Steve "Doc" Hopkins and his wife Rhonda sit on his "Four-Tee-Five" motorcycle at Doc's Harley Davidson of Shawano County in Bonduel on Tuesday, Aug. 26, 2008.
Photo by Evan Siegle/Press-Gazette
via:green bay press gazette
"TOWN OF HARTLAND — It's one of those things that draws people over with a smile and look of awe.Or maybe it's bemusement.
The lanky vehicle isn't a run-of-the-mill motorcycle: Five seats and bars atop a quartet of vintage 1950s Harley-Davidson 45-cubic-inch motorcycle engines.
But for one Shawano County business owner, the unique motorcycle is not only a product of a desire to take on challenging projects, but it's also a tribute to the 105-year history of Harley-Davidson Motorcycles.
"I didn't even know I was going to build this four-engine motorcycle," said Stephen "Doc" Hopkins, owner of Doc's Harley-Davidson, near Bonduel. "I knew I wanted to build something out of old flathead motors — something told me to do that. Then one night it struck me to put four of them in a row."
He considered putting eight people on the motorcycle, but decided that would make the bike cumbersome.
"I started with a pile of iron … and just started cutting and bending, welding and making the frame," Hopkins said earlier this week, standing in the dealership's shop with the motorcycle in front of him. "I had a pile of old motors I'd bought at a swap meet in … Pennsylvania, and I started tearing those apart and rebuilding them."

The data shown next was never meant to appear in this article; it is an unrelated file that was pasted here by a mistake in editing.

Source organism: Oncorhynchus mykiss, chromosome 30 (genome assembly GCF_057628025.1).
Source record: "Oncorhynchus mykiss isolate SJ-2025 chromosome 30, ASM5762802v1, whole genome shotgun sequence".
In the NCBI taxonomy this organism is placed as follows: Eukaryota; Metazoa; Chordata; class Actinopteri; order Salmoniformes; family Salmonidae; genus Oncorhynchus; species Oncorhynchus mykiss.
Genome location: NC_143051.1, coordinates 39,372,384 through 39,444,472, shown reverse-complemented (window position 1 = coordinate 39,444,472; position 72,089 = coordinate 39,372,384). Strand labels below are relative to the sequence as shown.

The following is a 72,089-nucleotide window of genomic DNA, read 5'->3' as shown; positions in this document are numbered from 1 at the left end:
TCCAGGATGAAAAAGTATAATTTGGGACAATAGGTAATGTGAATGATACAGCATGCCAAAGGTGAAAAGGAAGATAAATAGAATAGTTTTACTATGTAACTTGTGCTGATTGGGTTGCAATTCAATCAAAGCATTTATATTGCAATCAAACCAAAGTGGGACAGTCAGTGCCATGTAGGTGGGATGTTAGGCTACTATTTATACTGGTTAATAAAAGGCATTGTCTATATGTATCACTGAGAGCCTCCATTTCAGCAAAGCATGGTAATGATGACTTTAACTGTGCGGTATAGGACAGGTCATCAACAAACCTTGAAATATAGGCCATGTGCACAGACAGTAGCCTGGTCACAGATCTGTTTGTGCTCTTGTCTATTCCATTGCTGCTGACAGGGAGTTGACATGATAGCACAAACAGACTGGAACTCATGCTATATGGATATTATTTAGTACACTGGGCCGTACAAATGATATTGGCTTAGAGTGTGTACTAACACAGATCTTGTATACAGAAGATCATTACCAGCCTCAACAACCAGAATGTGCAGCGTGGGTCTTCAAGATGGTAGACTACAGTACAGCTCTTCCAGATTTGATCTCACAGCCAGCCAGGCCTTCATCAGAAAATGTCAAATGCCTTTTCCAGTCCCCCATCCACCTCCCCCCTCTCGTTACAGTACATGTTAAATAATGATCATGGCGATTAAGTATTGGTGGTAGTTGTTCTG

The motorcycle was built in about 17 days. Hopkins said he wanted to get it done in time for the 105th anniversary parade in Milwaukee.
"I gave Willie G. Davidson, the grandson of the original Davidsons, not really a promise, but my best shot that I was going to get this thing ready for his parade," he said. "I did it, and that's what drove me to do a lot of it."
The motorcycle is heading for Milwaukee today and will be part of the anniversary parade. Hopkins said the bike will be displayed at the dealership afterward.
Plans for the Four-Tee-Five, as the motorcycle is named, were sketched out on a pair of white pieces of paper with pen. Hopkins opens the folded pages showing a design that looks like the finished product.
Written on one of the plans are the words: "Yes … We can do it!"
"I just enjoy building things, and people like to stop in here to see what's next," the Algoma native said. "I like the challenge. I didn't do this to become famous or anything, I just did it because I enjoy the challenge."
Hopkins added a reserve fuel tank, a small Hamm's tapper keg, to augment the three gallons of fuel stored in the frame.
"I don't care if you're a doctor, lawyer or some Joe working in a factory; it doesn't matter who you are or what you do we treat you all the same," said Hopkins, who pointed out he is more concerned about keeping customers happy and employees working than growing the bottom line. "We bend over backward to help each person as much as we possibly can."
Aside from motorcycles sales and service and a riding school, the dealership on Wisconsin 29 also houses a classic car and motorcycle museum, a zoo, Lighthouse Bed & Breakfast and pirate ship — which Hopkins also built."